How to Get Older Without Aging
My mom, Nan, is a regular at Ripple Effect. In these pandemic days, you’ll find her lifting weights at Outdoor Barbell Club, working out from home on our Zoom classes, and texting me her favorite healthy recipes she’s going to feed us at our next backyard meal together.
Nan is in her early 60s. But you wouldn’t know it, watching her in the gym. She does it all! Full depth squats, burpees, deadlifts, cleans, snatches, box jumps, and jumping rope. One of her proudest moments at the gym is deadlifting 200lbs for the first time. She might be getting older, but because of her healthy habits with moving and eating well, she seems to age half as fast as anyone else!
Contrast that with Nan’s mom, my grandma Eunice. By the time Eunice was in the early 60s, she had already had her first total hip replacement, and was well on her way to more major joint issues. Grandma Eunice is almost 90 now, and mentally she’s doing great. Physically, her body hasn’t been able to keep up for a long time, due to lack of use. A cane or walker has been a constant companion for most of the last 20 years. I love my Grandma, and I know exercise wasn’t really a “thing” for many in her generation. I wish I could have done more to help her earlier. To be fair I was probably not ready to be her fitness coach when I was 2. But I also think inertia, fear, and lack of knowledge played a big role too. Some people just didn’t know any better. Now, we do.
I imagine the next 20+ years of Nan’s life, compared to her mom’s. Nan is running around with her grandson, gardening, lifting weights, walking all the time, and doing everything she can to keep herself moving. She’s a serious inspiration for me and anyone who knows her. I don’t see her slowing down anytime soon. She is strong, has great balance, and healthy movement habits for the long haul. It’s taken hard work, but it’s worth it.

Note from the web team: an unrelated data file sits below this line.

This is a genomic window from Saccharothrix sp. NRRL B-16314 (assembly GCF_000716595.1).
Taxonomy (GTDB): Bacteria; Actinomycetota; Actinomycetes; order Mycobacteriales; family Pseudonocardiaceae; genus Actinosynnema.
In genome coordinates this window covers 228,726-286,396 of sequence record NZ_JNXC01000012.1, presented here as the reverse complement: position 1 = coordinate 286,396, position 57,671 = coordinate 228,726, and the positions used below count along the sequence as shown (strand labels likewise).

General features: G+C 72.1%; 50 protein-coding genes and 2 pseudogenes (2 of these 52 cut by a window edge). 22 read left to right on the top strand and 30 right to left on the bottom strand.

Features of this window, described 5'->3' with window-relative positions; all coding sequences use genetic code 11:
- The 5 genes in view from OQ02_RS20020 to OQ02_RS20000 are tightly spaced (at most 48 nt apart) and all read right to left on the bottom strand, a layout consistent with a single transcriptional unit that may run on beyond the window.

Why do aging adults end up in assisted-living facilities? It comes down to not being able to get up off of the toilet. It may sound crass, but it’s a very real thing.
More broadly, the reason aging adults go to assisted-living facilities is that they’ve lost their ability to be physically independent. As adults age, basic movement becomes much more difficult. People retire, they are less active, and they have fewer reasons to get up and out of the house. So they sit all day, and their muscles atrophy.
That’s why it’s so important need to stay active as we age. We need to find or stick to an exercise routine to preserve our independence for as long as possible—not just for our own sakes, but also so our children won’t have to take care of us (or pay someone else to).
The exercise needs of the aging population vary by degree, not kind. What is standing up from the toilet? An air squat. What happens when someone falls and gets back up? A burpee. How do groceries get unloaded from the car? With a farmers carry.
Aging adult athletes may not be breaking gym records, but they can certainly perform modified versions of everything the rest of the class is doing—and a good coach will know how to guide them. Intensity is relative for every athlete in the gym, while range of motion and movement goals stay the same. Nan keeps up with the young guns just fine!
Strength training is also critical for aging adults because it helps prevent and reverse osteoporosis (brittle bones). Even minor slips and falls often result in broken bones in aging men and women with low bone density. Lifting heavy objects increases that bone density and reduces risk of injury. I know that if Nan falls down alone, she’ll have no problem getting back up, and she’ll be at very low risk for broken bones or serious injury.
At Ripple Effect, we have several 60-plus-year-old athletes, and they do great in classes. Others choose to start with private sessions. The point is that they get or remain active. We find ways to make movement fun, and doable for anyone. We’re with you for the long haul, no matter how far into your journey you already are.
Our bodies are built to move!